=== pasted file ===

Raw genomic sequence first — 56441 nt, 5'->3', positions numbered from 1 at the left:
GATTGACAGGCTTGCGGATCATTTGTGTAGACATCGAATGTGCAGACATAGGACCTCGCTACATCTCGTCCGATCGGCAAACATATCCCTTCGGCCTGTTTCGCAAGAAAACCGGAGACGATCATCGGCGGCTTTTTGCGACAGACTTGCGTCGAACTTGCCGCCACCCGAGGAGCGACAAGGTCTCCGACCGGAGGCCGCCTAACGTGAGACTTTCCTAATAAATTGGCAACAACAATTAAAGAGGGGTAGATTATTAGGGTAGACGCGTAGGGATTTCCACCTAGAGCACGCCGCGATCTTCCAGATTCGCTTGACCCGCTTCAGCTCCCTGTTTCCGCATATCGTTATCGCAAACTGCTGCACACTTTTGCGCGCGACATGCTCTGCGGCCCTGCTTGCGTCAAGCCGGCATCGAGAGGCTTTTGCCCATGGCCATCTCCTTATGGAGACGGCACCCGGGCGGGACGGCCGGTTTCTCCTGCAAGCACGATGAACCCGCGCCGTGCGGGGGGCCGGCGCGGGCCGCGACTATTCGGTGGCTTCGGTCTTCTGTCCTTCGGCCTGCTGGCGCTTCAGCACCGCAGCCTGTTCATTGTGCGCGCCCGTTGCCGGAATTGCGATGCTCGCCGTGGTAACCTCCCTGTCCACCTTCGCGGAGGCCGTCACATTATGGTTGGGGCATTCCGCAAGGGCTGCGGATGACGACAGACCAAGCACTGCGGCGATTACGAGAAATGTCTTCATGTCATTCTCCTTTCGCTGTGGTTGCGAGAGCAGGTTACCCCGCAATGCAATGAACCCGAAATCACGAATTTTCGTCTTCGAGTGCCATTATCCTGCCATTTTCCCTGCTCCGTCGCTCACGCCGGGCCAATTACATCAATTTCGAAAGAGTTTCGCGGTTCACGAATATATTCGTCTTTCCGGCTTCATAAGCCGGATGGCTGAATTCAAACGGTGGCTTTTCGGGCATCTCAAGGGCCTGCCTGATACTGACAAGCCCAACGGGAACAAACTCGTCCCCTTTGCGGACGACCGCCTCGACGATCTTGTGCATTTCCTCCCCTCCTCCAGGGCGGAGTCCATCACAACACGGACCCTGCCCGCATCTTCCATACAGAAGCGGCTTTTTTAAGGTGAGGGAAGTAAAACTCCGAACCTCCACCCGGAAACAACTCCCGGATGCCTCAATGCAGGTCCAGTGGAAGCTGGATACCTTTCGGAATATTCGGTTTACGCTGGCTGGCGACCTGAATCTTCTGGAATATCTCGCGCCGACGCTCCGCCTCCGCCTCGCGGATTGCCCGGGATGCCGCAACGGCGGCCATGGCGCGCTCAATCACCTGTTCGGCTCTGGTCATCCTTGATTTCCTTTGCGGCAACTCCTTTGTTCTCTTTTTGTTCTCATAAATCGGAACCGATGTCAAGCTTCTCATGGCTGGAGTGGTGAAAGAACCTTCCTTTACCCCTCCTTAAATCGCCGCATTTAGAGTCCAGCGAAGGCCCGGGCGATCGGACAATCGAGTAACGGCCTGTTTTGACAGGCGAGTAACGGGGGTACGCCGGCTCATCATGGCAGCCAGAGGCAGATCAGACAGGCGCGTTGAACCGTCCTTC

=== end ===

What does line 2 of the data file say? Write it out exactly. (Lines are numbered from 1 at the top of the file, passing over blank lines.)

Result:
GATTGACAGGCTTGCGGATCATTTGTGTAGACATCGAATGTGCAGACATAGGACCTCGCTACATCTCGTCCGATCGGCAAACATATCCCTTCGGCCTGTTTCGCAAGAAAACCGGAGACGATCATCGGCGGCTTTTTGCGACAGACTTGCGTCGAACTTGCCGCCACCCGAGGAGCGACAAGGTCTCCGACCGGAGGCCGCCTAACGTGAGACTTTCCTAATAAATTGGCAACAACAATTAAAGAGGGGTAGATTATTAGGGTAGACGCGTAGGGATTTCCACCTAGAGCACGCCGCGATCTTCCAGATTCGCTTGACCCGCTTCAGCTCCCTGTTTCCGCATATCGTTATCGCAAACTGCTGCACACTTTTGCGCGCGACATGCTCTGCGGCCCTGCTTGCGTCAAGCCGGCATCGAGAGGCTTTTGCCCATGGCCATCTCCTTATGGAGACGGCACCCGGGCGGGACGGCCGGTTTCTCCTGCAAGCACGATGAACCCGCGCCGTGCGGGGGGCCGGCGCGGGCCGCGACTATTCGGTGGCTTCGGTCTTCTGTCCTTCGGCCTGCTGGCGCTTCAGCACCGCAGCCTGTTCATTGTGCGCGCCCGTTGCCGGAATTGCGATGCTCGCCGTGGTAACCTCCCTGTCCACCTTCGCGGAGGCCGTCACATTATGGTTGGGGCATTCCGCAAGGGCTGCGGATGACGACAGACCAAGCACTGCGGCGATTACGAGAAATGTCTTCATGTCATTCTCCTTTCGCTGTGGTTGCGAGAGCAGGTTACCCCGCAATGCAATGAACCCGAAATCACGAATTTTCGTCTTCGAGTGCCATTATCCTGCCATTTTCCCTGCTCCGTCGCTCACGCCGGGCCAATTACATCAATTTCGAAAGAGTTTCGCGGTTCACGAATATATTCGTCTTTCCGGCTTCATAAGCCGGATGGCTGAATTCAAACGGTGGCTTTTCGGGCATCTCAAGGGCCTGCCTGATACTGACAAGCCCAACGGGAACAAACTCGTCCCCTTTGCGGACGACCGCCTCGACGATCTTGTGCATTTCCTCCCCTCCTCCAGGGCGGAGTCCATCACAACACGGACCCTGCCCGCATCTTCCATACAGAAGCGGCTTTTTTAAGGTGAGGGAAGTAAAACTCCGAACCTCCACCCGGAAACAACTCCCGGATGCCTCAATGCAGGTCCAGTGGAAGCTGGATACCTTTCGGAATATTCGGTTTACGCTGGCTGGCGACCTGAATCTTCTGGAATATCTCGCGCCGACGCTCCGCCTCCGCCTCGCGGATTGCCCGGGATGCCGCAACGGCGGCCATGGCGCGCTCAATCACCTGTTCGGCTCTGGTCATCCTTGATTTCCTTTGCGGCAACTCCTTTGTTCTCTTTTTGTTCTCATAAATCGGAACCGATGTCAAGCTTCTCATGGCTGGAGTGGTGAAAGAACCTTCCTTTACCCCTCCTTAAATCGCCGCATTTAGAGTCCAGCGAAGGCCCGGGCGATCGGACAATCGAGTAACGGCCTGTTTTGACAGGCGAGTAACGGGGGTACGCCGGCTCATCATGGCAGCCAGAGGCAGATCAGACAGGCGCGTTGAACCGTCCTTC